We headed back to the lodge where we got cleaned up. I found out that some guy was pressure washing the jeeps on the other side of the parking lot so I got in line. When it was my turn, I asked him a few questions. I was surprised to find out he worked for the lodge and was not part of Jeep Jamboree. Wow, but what a good idea. He was not asking for anything, but I gave him a nice tip as a thank you. He did a pretty good job of getting all the mud off the top side. After the Jeep was all cleaned up, I did my underside check before heading to dinner. Several awards were handed out before the big raffle. The presenter, Marylin from the Jeep Jamboree, said that a few years ago they got rid of the small raffle prizes like a t-shirt or 10% off coupon in favor of few but more substantial prices. Five winners were selected from all the participants. We were told that those people would be entered into a drawing which would be held in November. I was not paying much attention but I very clearly heard my name. I was a little surprised since I normally don’t win anything I can use. Not that I don’t win because I do just my bad luck means I normally don’t win things that I want. For example, I have won several winches over the years. All of them have been given away to a club or friends who needed them. While still on stage I was even more surprised when I hear the next name called. Wendy. WHAT? Wait did I hear that correctly I thought. Out of 70 Jeeps and about 140 people they called us, my wife and I, twice. A few people jokingly claimed that it was rigged. Which I jokingly replied,” Yep the best 5 dollar bribe I ever made.” We do have to wait until November to see what we won but we thought it was pretty cool.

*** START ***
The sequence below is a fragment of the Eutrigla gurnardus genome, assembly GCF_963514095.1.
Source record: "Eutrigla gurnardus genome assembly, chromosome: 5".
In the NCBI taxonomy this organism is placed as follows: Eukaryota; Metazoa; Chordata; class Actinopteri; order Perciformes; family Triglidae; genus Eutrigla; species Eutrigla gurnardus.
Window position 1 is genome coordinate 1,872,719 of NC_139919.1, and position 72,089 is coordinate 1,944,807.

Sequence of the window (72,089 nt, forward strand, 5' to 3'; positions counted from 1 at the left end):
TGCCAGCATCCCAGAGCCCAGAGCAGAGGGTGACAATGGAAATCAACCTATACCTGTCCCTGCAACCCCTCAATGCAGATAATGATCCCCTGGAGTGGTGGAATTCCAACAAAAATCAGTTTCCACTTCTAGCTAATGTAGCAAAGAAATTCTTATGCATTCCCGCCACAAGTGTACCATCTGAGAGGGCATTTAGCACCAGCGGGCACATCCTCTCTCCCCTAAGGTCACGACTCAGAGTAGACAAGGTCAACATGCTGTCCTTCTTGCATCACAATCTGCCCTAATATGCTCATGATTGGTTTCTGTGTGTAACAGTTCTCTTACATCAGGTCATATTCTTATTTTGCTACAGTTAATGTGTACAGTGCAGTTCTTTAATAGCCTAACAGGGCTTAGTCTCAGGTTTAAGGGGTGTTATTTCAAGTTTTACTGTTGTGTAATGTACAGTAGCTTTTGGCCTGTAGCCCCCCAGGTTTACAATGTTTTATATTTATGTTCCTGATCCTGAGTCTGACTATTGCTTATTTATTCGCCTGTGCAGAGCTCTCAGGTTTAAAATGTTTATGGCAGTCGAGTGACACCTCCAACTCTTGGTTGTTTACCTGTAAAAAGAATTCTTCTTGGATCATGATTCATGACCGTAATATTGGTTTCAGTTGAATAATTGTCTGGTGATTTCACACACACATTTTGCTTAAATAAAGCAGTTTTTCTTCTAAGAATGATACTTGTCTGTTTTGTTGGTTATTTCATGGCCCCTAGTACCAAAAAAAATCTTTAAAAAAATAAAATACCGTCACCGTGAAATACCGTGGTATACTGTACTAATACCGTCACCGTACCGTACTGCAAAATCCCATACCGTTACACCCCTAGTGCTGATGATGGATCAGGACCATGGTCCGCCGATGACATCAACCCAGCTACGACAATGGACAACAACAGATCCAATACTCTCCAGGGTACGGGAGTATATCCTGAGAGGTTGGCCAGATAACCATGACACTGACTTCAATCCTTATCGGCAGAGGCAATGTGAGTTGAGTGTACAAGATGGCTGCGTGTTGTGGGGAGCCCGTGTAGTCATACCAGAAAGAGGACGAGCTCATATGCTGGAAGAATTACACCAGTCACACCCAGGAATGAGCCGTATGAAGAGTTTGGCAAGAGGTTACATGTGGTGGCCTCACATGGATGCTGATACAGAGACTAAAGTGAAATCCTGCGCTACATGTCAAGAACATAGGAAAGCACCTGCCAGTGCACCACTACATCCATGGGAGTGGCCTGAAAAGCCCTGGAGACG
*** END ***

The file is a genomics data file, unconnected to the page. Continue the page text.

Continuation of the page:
Finally thoughts
To sum things up. Jeep Jamboree is a family event. It is great for wheelers who want to get out and enjoy the trail. It is good for newer wheelers to get their feet wet in a safe environment. Although you will find expert class wheelers this event is not an expert class rock crawling event. Each event has a different feel and the difficulty level of the trails is different. As far as locations they could not be any more different, from the high desert to the Oregon forest. If you are new to an area the Jeep Jamboree is a really good way to get to know it. The guides for the Jamboree are excellent and friendly. Just remember if you don’t sign up this year you will be another year older before you do.

Curt B